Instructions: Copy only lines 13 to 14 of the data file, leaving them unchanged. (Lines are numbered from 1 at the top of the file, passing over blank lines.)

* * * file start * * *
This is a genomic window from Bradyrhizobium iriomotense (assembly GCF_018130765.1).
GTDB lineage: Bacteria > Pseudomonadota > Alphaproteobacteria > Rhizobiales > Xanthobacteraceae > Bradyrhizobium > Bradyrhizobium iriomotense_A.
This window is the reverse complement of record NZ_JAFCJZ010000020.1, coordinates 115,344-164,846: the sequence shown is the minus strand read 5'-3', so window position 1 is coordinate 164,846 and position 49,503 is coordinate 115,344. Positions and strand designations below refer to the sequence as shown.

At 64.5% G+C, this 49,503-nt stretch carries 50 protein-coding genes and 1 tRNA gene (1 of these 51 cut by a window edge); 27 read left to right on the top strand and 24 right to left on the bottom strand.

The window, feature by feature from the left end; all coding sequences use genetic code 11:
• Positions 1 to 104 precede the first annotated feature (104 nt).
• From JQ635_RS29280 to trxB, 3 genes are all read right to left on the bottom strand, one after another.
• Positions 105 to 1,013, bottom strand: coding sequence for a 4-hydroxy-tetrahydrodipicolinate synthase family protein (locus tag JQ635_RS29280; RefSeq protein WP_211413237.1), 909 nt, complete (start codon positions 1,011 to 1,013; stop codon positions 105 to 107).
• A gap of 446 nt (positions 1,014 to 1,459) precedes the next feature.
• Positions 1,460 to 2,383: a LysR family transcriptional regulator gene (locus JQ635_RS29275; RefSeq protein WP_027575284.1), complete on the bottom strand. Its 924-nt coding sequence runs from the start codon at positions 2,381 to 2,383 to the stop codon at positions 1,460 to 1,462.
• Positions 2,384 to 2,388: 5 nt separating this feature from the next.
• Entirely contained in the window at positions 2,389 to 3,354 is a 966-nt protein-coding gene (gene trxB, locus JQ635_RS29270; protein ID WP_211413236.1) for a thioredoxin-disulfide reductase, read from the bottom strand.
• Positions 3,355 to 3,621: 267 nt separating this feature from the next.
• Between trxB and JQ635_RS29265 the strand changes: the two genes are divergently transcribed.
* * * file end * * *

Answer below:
• Positions 3,355 to 3,621: 267 nt separating this feature from the next.
• Between trxB and JQ635_RS29265 the strand changes: the two genes are divergently transcribed.